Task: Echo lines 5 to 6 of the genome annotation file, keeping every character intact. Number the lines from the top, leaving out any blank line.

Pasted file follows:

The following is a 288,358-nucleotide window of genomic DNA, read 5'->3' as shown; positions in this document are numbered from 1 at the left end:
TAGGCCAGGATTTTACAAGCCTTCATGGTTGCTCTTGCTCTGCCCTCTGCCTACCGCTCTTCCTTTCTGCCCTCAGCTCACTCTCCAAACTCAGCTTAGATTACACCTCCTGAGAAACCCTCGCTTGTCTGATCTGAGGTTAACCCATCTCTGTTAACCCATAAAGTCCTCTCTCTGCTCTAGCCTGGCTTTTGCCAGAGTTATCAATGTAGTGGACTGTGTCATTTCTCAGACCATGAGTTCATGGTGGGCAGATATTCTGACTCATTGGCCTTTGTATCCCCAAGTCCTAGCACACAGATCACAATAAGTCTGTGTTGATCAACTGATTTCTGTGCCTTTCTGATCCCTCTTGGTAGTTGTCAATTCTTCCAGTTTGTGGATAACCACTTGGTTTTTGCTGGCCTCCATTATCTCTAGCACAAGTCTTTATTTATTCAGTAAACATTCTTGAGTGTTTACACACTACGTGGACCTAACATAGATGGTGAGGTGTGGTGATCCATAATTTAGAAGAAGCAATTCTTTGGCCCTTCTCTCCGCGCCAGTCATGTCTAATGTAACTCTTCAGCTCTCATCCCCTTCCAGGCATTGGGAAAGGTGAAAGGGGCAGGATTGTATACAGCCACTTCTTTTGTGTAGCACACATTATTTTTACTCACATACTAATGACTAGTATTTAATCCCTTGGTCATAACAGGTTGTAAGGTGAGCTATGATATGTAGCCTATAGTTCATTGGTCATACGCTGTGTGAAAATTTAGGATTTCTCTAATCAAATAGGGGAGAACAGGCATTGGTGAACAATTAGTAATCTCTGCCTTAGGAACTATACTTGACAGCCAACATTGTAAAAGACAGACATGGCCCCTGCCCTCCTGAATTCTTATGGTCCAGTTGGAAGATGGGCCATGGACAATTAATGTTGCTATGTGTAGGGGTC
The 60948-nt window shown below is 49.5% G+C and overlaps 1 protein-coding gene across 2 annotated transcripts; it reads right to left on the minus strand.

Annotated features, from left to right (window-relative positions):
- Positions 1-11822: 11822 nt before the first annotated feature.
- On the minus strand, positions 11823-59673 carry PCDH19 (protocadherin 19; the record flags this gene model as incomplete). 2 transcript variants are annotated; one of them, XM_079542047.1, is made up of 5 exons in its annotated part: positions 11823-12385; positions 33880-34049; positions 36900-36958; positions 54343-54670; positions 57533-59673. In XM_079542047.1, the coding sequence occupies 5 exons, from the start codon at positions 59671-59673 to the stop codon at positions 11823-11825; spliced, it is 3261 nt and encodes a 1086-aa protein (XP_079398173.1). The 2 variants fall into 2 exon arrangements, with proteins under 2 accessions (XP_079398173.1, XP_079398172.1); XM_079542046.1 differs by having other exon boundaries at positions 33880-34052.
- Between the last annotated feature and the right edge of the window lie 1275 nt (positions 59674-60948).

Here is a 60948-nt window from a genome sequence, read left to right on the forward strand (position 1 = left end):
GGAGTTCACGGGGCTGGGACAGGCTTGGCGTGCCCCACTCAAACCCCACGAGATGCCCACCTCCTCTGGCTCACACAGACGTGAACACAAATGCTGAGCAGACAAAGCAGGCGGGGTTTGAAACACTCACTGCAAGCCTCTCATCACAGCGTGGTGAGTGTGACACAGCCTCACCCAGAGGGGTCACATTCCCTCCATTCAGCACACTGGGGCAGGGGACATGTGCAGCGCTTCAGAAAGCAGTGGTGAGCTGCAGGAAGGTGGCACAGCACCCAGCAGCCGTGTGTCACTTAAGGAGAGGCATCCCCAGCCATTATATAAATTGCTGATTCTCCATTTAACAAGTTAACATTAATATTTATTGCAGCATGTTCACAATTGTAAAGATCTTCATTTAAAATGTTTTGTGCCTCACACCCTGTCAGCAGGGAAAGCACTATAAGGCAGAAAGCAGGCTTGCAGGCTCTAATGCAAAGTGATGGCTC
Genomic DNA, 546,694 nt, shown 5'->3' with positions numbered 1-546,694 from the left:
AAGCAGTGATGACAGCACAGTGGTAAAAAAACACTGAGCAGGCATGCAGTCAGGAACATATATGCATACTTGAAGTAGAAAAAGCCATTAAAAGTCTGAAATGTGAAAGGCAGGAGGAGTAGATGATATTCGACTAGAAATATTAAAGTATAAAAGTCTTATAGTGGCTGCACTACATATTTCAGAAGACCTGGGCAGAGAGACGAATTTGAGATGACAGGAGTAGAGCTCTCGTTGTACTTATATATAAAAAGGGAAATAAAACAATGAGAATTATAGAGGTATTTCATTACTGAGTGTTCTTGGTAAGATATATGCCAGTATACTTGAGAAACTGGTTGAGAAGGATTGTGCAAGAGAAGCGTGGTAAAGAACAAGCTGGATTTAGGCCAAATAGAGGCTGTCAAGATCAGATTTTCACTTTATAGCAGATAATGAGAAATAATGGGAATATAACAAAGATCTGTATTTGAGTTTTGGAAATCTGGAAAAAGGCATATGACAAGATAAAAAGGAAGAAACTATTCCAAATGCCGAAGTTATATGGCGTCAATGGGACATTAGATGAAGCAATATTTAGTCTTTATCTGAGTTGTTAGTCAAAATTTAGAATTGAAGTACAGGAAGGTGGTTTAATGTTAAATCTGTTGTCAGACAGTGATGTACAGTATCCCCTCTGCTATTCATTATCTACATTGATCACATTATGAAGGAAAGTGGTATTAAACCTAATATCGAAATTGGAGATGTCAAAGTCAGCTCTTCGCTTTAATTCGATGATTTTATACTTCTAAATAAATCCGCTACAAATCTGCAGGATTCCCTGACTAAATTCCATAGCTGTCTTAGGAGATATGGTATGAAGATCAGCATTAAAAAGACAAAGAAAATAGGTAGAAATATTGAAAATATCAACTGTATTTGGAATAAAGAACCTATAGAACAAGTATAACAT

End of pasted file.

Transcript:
- Positions 1-11822: 11822 nt before the first annotated feature.
- On the minus strand, positions 11823-59673 carry PCDH19 (protocadherin 19; the record flags this gene model as incomplete). 2 transcript variants are annotated; one of them, XM_079542047.1, is made up of 5 exons in its annotated part: positions 11823-12385; positions 33880-34049; positions 36900-36958; positions 54343-54670; positions 57533-59673. In XM_079542047.1, the coding sequence occupies 5 exons, from the start codon at positions 59671-59673 to the stop codon at positions 11823-11825; spliced, it is 3261 nt and encodes a 1086-aa protein (XP_079398173.1). The 2 variants fall into 2 exon arrangements, with proteins under 2 accessions (XP_079398173.1, XP_079398172.1); XM_079542046.1 differs by having other exon boundaries at positions 33880-34052.